On the plus side, you do get some advantages similar those you’d experience were you to play the games on an emulator. You can save and load at any time and can even use rapid fire buttons to emulate mashing the fire button at ludicrous speed. These features do feel a little “cheaty” however, and can dampen the challenge. Also included   are a few aesthetic tweaks that are interesting to play with. You can adjust screen size between original, zoomed or stretched (although why you’d want to stretch 4:6 to 16:9 is beyond me!), and add filters or a contextual background image to replace the black letterbox bars. The monitor filter is interesting, adding horizontal lines between pixels to give a more textured feel, while the TV filter adds blur, which just feels strange. None of these features affect gameplay though, feeling more like  minor add-ons. I appreciate their presence but feel there was a missed opportunity to have some real fun with graphical enhancement.

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Click image to see animated comparison

Alongside the reproductions of the original six games, Mega Man Legacy Collection offers two additional modes; Museum Mode and Challenge Mode. Museum Mode is an in-game repository of Mega Man related media, including production art, character files, concept art and promo material. Accompanying this is a database section which offers statistics and suggests tactics for most in-game enemies, although strangely very few bosses are included in this database, which is a shame.

Challenge Mode is, in my opinion, what makes the Mega Man Legacy Collection really worth thepurchase. Combining remixes of levels from all six games with timed boss fights, special challenges, and scaling difficulty, Challenge Mode offers a shorter, more competitive game experience, unique to this collection. Challenges must be completed in the fastest time possible and upon completion players can see how they rank on global leaderboards. Furthermore, you are able to watch replays of how others achieved their top scores, giving you useful insights into how you might try for that top spot.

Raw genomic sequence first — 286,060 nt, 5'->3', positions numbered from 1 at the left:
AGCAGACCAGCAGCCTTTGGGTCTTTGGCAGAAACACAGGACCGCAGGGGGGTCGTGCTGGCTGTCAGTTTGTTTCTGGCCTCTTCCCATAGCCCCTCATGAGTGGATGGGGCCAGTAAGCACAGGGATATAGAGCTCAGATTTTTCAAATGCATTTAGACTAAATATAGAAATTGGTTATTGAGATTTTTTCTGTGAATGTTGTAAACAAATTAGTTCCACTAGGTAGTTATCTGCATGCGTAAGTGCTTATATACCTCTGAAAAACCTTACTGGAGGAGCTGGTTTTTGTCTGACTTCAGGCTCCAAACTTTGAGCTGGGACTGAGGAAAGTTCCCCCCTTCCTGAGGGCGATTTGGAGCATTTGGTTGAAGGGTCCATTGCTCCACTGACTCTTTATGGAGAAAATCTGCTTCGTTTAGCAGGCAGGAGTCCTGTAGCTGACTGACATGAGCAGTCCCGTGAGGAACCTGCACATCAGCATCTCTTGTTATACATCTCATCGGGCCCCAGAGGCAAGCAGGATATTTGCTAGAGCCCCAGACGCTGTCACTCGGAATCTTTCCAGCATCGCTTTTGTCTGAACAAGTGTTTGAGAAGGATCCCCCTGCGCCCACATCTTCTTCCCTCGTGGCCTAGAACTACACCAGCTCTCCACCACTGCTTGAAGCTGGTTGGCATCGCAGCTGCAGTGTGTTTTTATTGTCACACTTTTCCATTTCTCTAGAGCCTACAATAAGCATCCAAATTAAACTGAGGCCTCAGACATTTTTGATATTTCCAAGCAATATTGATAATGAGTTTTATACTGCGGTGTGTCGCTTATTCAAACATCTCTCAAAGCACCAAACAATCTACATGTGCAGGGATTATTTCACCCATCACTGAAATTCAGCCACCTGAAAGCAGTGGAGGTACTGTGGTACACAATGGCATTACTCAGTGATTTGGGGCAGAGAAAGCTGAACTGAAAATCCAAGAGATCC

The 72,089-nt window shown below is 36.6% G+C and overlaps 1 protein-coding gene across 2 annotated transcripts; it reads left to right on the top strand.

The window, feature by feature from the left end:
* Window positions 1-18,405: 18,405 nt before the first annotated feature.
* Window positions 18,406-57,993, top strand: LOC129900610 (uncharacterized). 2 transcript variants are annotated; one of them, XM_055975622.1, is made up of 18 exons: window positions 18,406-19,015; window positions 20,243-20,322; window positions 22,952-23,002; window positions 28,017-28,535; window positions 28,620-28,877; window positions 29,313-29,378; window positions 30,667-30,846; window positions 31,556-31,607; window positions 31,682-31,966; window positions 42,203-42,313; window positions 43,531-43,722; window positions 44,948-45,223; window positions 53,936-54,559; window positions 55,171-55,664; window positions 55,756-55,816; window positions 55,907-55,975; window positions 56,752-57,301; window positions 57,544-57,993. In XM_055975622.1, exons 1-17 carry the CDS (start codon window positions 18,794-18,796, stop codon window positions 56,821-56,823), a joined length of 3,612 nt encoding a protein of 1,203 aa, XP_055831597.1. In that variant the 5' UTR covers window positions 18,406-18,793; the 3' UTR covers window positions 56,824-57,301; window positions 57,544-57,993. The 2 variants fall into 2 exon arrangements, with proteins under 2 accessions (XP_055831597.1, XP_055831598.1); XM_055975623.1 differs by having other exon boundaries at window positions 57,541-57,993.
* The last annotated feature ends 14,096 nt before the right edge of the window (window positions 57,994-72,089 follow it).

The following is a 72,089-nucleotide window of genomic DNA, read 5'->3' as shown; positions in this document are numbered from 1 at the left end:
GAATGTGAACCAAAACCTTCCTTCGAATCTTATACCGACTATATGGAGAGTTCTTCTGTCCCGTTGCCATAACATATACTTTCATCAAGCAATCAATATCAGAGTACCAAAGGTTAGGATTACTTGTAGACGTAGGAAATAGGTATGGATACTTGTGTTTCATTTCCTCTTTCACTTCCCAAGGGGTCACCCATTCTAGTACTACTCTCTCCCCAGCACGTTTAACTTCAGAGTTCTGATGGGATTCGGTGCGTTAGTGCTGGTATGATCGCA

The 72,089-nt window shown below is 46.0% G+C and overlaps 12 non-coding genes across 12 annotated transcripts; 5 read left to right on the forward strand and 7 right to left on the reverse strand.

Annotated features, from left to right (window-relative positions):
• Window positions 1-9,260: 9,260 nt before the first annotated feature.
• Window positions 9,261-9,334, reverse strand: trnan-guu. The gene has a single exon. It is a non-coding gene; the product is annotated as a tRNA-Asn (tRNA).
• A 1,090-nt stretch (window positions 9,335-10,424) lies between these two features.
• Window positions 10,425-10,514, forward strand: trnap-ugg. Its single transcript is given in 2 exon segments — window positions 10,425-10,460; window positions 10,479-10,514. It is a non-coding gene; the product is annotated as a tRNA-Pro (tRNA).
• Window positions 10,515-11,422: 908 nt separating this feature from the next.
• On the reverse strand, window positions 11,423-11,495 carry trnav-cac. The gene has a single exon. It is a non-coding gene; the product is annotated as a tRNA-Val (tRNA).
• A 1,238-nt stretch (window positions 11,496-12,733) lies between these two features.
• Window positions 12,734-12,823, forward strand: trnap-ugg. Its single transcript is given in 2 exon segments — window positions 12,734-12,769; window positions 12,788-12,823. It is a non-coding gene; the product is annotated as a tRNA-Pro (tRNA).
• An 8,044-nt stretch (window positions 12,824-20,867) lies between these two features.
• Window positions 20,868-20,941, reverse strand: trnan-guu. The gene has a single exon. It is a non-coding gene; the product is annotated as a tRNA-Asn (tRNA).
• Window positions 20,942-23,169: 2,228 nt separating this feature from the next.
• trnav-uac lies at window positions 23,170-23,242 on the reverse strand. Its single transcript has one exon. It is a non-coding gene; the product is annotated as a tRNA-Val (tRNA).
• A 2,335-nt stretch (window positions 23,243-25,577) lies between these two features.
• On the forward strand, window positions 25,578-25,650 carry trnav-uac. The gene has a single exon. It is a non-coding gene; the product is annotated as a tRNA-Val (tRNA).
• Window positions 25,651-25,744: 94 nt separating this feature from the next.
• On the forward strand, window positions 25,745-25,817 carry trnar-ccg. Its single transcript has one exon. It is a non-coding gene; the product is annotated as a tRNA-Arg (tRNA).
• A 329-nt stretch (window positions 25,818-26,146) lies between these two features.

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The Mega ManMega Man Legacy Collection is an enjoyable compilation. It feels a little “cheap” in its implementation, however it comes at a very low cost. $23 AUD for six remade NES classics plus a new Challenge Mode and some nostalgic artwork is a very decent deal. If you’re new to the series be warned; Mega Man is a fantastic platformer but brutal and challenging. It was one of the forerunners of plat former design and doesn’t have the gameplay assists of current 8-bit themed titles like Shovel Knight. That said the “cheats” I mentioned earlier make it considerably easier to complete, giving you a great way to experience the games whilst minimising the frustration. If you’re an established fan of the series Mega ManMega Man Legacy Collection is a great way to centralise your collection and relive the fun of the original titles. By compiling the six original titles you’re spared the arduous task of digging out your old NES and the Challenge Levels add a new, and fun incentive.


  • Great value for money
  • Enjoyable competetive Challenge Mode
  • Nostalgic Bliss


  • Games are still a little buggy
  • Lacklustre additional features


There are two things I love in life... playing games and my family. I work three jobs; one to pay the bills, another as a video game designer at C117 Games, and, of course, here - at Another Dungeon. I own almost every console since the Atari 7800 and am proud of my extensive collection of games. I'm more of a single or coop player but I do dabble in multiplayer on the odd occasion. Tabletop wise I prefer strategic games like Five Tribes or Small World. If you want to have a game or just chat feel free to add me, PM me or email me.